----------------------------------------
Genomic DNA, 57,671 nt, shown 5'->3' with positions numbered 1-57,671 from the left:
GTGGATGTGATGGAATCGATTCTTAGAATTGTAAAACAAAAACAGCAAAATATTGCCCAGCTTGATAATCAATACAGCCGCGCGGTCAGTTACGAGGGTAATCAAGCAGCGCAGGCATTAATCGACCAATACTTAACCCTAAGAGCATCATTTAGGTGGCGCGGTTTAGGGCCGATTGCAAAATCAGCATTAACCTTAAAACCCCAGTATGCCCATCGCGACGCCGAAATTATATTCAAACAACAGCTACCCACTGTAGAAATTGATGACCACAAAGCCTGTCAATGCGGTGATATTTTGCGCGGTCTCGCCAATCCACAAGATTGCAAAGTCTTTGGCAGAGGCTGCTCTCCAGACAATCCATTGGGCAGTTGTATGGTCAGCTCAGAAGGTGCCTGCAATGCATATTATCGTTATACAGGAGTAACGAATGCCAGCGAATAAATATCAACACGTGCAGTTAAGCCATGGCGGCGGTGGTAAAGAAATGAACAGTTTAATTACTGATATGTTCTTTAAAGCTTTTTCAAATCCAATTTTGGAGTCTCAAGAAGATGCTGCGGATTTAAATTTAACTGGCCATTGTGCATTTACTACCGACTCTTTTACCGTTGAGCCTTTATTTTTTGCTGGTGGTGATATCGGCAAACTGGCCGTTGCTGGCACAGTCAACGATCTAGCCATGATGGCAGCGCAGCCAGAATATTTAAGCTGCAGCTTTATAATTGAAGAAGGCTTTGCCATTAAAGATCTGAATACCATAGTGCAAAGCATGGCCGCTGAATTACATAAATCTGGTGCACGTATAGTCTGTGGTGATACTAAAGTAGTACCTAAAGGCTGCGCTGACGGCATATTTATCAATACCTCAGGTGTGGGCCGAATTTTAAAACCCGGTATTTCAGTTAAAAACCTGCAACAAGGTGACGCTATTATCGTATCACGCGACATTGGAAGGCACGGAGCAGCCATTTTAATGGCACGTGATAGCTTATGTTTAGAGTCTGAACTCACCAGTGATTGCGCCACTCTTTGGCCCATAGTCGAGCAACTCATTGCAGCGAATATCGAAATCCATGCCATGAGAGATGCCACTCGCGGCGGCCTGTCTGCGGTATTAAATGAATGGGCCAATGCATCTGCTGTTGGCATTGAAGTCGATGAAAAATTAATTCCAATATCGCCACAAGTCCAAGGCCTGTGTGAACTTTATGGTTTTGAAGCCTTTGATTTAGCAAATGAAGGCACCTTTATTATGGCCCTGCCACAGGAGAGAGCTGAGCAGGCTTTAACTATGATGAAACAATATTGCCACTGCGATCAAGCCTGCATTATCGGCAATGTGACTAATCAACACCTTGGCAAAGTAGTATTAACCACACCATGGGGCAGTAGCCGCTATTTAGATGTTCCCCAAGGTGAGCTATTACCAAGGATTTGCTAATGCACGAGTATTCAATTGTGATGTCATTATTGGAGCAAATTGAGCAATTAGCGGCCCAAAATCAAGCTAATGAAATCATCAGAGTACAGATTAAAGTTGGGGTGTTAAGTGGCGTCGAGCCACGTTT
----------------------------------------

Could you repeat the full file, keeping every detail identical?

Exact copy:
Genomic DNA, 57,671 nt, shown 5'->3' with positions numbered 1-57,671 from the left:
GTGGATGTGATGGAATCGATTCTTAGAATTGTAAAACAAAAACAGCAAAATATTGCCCAGCTTGATAATCAATACAGCCGCGCGGTCAGTTACGAGGGTAATCAAGCAGCGCAGGCATTAATCGACCAATACTTAACCCTAAGAGCATCATTTAGGTGGCGCGGTTTAGGGCCGATTGCAAAATCAGCATTAACCTTAAAACCCCAGTATGCCCATCGCGACGCCGAAATTATATTCAAACAACAGCTACCCACTGTAGAAATTGATGACCACAAAGCCTGTCAATGCGGTGATATTTTGCGCGGTCTCGCCAATCCACAAGATTGCAAAGTCTTTGGCAGAGGCTGCTCTCCAGACAATCCATTGGGCAGTTGTATGGTCAGCTCAGAAGGTGCCTGCAATGCATATTATCGTTATACAGGAGTAACGAATGCCAGCGAATAAATATCAACACGTGCAGTTAAGCCATGGCGGCGGTGGTAAAGAAATGAACAGTTTAATTACTGATATGTTCTTTAAAGCTTTTTCAAATCCAATTTTGGAGTCTCAAGAAGATGCTGCGGATTTAAATTTAACTGGCCATTGTGCATTTACTACCGACTCTTTTACCGTTGAGCCTTTATTTTTTGCTGGTGGTGATATCGGCAAACTGGCCGTTGCTGGCACAGTCAACGATCTAGCCATGATGGCAGCGCAGCCAGAATATTTAAGCTGCAGCTTTATAATTGAAGAAGGCTTTGCCATTAAAGATCTGAATACCATAGTGCAAAGCATGGCCGCTGAATTACATAAATCTGGTGCACGTATAGTCTGTGGTGATACTAAAGTAGTACCTAAAGGCTGCGCTGACGGCATATTTATCAATACCTCAGGTGTGGGCCGAATTTTAAAACCCGGTATTTCAGTTAAAAACCTGCAACAAGGTGACGCTATTATCGTATCACGCGACATTGGAAGGCACGGAGCAGCCATTTTAATGGCACGTGATAGCTTATGTTTAGAGTCTGAACTCACCAGTGATTGCGCCACTCTTTGGCCCATAGTCGAGCAACTCATTGCAGCGAATATCGAAATCCATGCCATGAGAGATGCCACTCGCGGCGGCCTGTCTGCGGTATTAAATGAATGGGCCAATGCATCTGCTGTTGGCATTGAAGTCGATGAAAAATTAATTCCAATATCGCCACAAGTCCAAGGCCTGTGTGAACTTTATGGTTTTGAAGCCTTTGATTTAGCAAATGAAGGCACCTTTATTATGGCCCTGCCACAGGAGAGAGCTGAGCAGGCTTTAACTATGATGAAACAATATTGCCACTGCGATCAAGCCTGCATTATCGGCAATGTGACTAATCAACACCTTGGCAAAGTAGTATTAACCACACCATGGGGCAGTAGCCGCTATTTAGATGTTCCCCAAGGTGAGCTATTACCAAGGATTTGCTAATGCACGAGTATTCAATTGTGATGTCATTATTGGAGCAAATTGAGCAATTAGCGGCCCAAAATCAAGCTAATGAAATCATCAGAGTACAGATTAAAGTTGGGGTGTTAAGTGGCGTCGAGCCACGTTT